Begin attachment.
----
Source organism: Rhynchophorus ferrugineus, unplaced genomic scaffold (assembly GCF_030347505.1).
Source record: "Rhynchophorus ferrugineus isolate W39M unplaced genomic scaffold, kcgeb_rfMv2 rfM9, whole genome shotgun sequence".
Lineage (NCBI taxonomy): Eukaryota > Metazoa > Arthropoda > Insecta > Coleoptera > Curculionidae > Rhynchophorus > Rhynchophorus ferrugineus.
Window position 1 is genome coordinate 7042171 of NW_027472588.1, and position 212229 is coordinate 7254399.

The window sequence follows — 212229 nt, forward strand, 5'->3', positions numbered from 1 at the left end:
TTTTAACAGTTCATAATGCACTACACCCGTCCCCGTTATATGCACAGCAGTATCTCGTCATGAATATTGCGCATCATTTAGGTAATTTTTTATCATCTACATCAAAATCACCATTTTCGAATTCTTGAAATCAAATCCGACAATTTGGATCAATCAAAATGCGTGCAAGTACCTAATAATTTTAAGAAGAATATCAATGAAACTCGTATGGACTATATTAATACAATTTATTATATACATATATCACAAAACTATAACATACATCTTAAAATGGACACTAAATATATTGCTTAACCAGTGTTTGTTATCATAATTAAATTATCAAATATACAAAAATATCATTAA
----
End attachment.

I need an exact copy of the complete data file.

Source organism: Rhynchophorus ferrugineus, unplaced genomic scaffold (assembly GCF_030347505.1).
Source record: "Rhynchophorus ferrugineus isolate W39M unplaced genomic scaffold, kcgeb_rfMv2 rfM9, whole genome shotgun sequence".
Lineage (NCBI taxonomy): Eukaryota > Metazoa > Arthropoda > Insecta > Coleoptera > Curculionidae > Rhynchophorus > Rhynchophorus ferrugineus.
Window position 1 is genome coordinate 7042171 of NW_027472588.1, and position 212229 is coordinate 7254399.

The window sequence follows — 212229 nt, forward strand, 5'->3', positions numbered from 1 at the left end:
TTTTAACAGTTCATAATGCACTACACCCGTCCCCGTTATATGCACAGCAGTATCTCGTCATGAATATTGCGCATCATTTAGGTAATTTTTTATCATCTACATCAAAATCACCATTTTCGAATTCTTGAAATCAAATCCGACAATTTGGATCAATCAAAATGCGTGCAAGTACCTAATAATTTTAAGAAGAATATCAATGAAACTCGTATGGACTATATTAATACAATTTATTATATACATATATCACAAAACTATAACATACATCTTAAAATGGACACTAAATATATTGCTTAACCAGTGTTTGTTATCATAATTAAATTATCAAATATACAAAAATATCATTAA